Real World Classroom
At Pittsburgh’s Saxifrage School, educators say everything they need to operate their college campus already exists in the community. Is this the future of higher education?
College. What a subjective word. For many, college has existed as a privilege; some may see it as a rite of passage, or even a drain of their bank account. Others imagine it as an inevitable next step that’s been instilled in them since birth. For many, however, college is as an untouchable institution that has existed as such for hundreds of years—until recently.
Massive open online courses (MOOCs), offered for free through Ivy League universities, have attracted several million students since they were first offered in 2011. Organizations like the Brooklyn Institute for Social Research began cropping up, offering noncredit graduate-level liberal arts arts classes for a fraction of a traditional college’s price. Prospective students are beginning to explore their options and consider their higher education paths as more of an economical decision than ever before. As author of DIY U Anya Kamenetz said to Wall Street Journal reporter Douglas Belkin, “It’s a little bit like the 1960s and ‘70s on college campuses right now… There’s a lot of unrest and students are looking for alternatives.”
An alternative is just the thing Tim Cook, founding director of Pittsburgh’s Saxifrage School, is looking to provide.
Cook developed his school, which uses spaces within the community as its classrooms, to unite the ideological development gained from a humanities education with the more marketable, production-oriented education oft afforded through studying the sciences—all for a fraction of the cost. Cook explained this concept in a recent op-ed for the Pittsburgh Post-Gazette:
Those of us who work in production should be trained to think critically and ask big questions about our work. Likewise, the academics among us must not be confined to the ivory tower; our critiques and artistic perspectives should be put into practice and grounded in the world of made things. We must learn to make what is valuable and to question the value of what is made.
And the idea, while it may seem radical, has been quite well thought out. Cook and his colleagues published a comprehensive list of reasons why they opened the new antiestablishment college, including the importance of a community-oriented education that is profitable for both educators and students. “What’s the point of spending a fortune to reinvent the wheel?” Cook said to Belkin. “Everything you need to operate a campus is already right there in the community.”
One of Cook’s goals is for Saxifrage students to ask, “What is the common good and how can I work to serve it?” He and his school are just another facet of the movement to provide an ecosystem of learning opportunity for today’s learners, along with MOOCs and Hive networks.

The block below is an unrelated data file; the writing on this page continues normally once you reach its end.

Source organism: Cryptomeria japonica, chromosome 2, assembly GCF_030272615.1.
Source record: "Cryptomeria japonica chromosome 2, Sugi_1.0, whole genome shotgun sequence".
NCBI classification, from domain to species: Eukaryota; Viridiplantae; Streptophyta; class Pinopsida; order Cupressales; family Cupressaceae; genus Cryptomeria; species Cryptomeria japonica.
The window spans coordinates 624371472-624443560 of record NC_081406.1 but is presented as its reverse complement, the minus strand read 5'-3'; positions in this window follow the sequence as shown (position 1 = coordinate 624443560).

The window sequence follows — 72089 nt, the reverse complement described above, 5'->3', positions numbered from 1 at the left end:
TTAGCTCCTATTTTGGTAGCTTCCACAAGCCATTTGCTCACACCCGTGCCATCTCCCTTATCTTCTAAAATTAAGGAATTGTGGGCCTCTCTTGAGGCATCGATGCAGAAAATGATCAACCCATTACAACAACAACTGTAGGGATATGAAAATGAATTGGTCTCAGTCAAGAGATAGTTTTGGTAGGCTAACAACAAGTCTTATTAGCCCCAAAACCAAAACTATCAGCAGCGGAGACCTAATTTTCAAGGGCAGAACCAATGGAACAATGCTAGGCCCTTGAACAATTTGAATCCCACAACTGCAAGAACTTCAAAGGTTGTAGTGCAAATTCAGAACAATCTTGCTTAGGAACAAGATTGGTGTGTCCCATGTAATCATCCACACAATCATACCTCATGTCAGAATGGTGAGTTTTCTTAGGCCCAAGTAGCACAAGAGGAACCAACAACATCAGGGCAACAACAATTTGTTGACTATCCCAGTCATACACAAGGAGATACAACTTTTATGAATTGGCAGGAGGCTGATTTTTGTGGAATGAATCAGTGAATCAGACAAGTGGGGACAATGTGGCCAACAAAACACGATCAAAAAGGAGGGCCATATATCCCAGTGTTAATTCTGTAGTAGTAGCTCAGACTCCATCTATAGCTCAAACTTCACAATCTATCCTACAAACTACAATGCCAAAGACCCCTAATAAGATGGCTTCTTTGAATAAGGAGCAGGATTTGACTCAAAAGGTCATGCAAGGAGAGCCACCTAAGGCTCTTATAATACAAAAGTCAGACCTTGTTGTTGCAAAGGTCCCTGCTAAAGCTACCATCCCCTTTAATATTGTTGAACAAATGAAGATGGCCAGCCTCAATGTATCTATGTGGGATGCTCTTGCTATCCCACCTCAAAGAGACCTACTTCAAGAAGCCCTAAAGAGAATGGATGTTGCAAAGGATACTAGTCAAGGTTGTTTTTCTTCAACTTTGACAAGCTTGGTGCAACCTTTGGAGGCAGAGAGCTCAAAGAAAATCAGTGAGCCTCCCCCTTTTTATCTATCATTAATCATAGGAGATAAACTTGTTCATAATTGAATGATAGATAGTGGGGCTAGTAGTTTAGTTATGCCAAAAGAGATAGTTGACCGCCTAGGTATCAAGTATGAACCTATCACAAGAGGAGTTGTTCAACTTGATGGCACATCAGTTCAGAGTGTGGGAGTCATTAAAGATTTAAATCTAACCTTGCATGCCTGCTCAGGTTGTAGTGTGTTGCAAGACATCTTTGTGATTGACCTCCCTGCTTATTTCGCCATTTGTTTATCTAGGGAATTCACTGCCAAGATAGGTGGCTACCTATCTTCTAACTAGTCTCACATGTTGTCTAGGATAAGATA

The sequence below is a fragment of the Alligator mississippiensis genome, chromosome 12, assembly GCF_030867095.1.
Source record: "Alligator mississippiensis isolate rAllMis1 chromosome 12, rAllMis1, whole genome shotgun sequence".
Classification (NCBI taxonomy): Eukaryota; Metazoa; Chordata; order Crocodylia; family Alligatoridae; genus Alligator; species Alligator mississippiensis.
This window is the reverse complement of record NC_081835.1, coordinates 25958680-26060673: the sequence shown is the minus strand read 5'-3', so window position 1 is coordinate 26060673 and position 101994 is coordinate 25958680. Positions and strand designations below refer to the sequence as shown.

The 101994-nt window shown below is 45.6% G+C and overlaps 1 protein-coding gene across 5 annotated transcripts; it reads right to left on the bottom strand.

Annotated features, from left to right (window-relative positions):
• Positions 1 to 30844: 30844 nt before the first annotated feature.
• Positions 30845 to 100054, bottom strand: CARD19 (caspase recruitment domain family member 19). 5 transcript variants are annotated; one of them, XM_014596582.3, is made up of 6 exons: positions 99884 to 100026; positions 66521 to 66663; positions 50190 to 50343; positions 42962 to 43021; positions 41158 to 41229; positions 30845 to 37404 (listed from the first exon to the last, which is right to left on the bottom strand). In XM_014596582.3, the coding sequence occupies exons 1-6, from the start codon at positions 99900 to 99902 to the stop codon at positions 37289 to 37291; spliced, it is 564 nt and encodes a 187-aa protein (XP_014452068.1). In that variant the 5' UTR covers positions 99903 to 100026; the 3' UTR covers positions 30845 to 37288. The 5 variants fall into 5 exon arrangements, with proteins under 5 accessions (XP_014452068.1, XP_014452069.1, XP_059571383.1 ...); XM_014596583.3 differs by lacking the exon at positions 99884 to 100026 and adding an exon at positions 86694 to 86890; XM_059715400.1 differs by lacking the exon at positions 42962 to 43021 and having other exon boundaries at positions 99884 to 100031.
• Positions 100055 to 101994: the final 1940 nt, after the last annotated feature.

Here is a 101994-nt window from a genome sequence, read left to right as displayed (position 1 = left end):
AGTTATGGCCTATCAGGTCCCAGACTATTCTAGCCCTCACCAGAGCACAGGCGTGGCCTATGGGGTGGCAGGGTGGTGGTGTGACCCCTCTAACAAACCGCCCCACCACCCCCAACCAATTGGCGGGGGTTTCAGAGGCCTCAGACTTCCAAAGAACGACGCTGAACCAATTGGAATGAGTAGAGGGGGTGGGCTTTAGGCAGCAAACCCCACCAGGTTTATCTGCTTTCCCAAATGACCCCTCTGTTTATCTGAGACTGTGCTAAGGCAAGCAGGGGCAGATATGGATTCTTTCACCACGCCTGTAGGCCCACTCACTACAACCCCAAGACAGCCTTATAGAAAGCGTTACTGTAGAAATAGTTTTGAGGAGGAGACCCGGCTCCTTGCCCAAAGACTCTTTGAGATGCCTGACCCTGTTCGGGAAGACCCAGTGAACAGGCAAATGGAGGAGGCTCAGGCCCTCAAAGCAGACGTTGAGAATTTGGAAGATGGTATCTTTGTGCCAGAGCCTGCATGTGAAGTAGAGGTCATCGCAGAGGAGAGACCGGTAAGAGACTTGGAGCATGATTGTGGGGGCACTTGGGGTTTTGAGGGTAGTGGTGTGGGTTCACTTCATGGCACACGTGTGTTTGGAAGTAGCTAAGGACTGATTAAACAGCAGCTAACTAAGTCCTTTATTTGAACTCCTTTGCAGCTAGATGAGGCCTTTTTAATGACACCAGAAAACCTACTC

Mozilla’s badge system has been another momentous force to the cause, providing a way for students and self-directed learners to receive a kind of “real world credit” for skills that are not necessarily taught in schools. People of all ages are now able to display these badges, which are provided through local and national organizations alike, in their very own portfolio, which they can then use when applying for schools or future jobs. Mind/Shift writer Ian Quillen explained Mozilla’s impetus behind the new open-platform assessment tools:
The idea behind Mozilla’s project is to create a common currency of how badges are structured and discussed. While Mozilla can’t — nor does it want to — control the quality of the elements required for badges listed within its project, it does require every badge to provide authentication for the organization issuing the badge and for the user receiving it, as well as a link to the criteria needed to earn it and the evidence of the learner meeting that criteria.
These new and exciting alternatives of assessing and developing skills will undoubtedly do wonders for what some have called a “broken” system, there is of course room for skepticism. Hack Education writer Audrey Watters explained that many who insist that higher education is a “bad investment” are forgetting about many of the other factors that are at play when it comes to networking or trying to “make it” on your own without a four-year degree to lean on.
“The ‘don’t go to school’ narrative is often quick to brush aside the ways in which gender, race, class, and ability afford privilege and complicate alternatives,” said Watters. “No doubt, most of us do not live the lives of the ‘don’t go to school’ poster-boys (and yes, they are boys) — Gates, Zuckerberg, and the like.”
Watters further explained that by relying on the Internet to become a “self-taught” or “self-made” success, like the men she just mentioned, we are ignoring the complex networks of privilege that many have access to, regardless of their higher education decisions. Watters also explains that, despite how easy it may be for some to learn new skills on the internet, many people are not “autodidacts,” and that a four-year education might be the smartest choice for them.
Regardless of the arguments for and against formal colleges and universities, the fact that there are other options available for today’s students is exciting and will undeniably help create a more diverse landscape for higher education, with schools like Cook’s and others creating new opportunities for learners everywhere.
Published May 12, 2013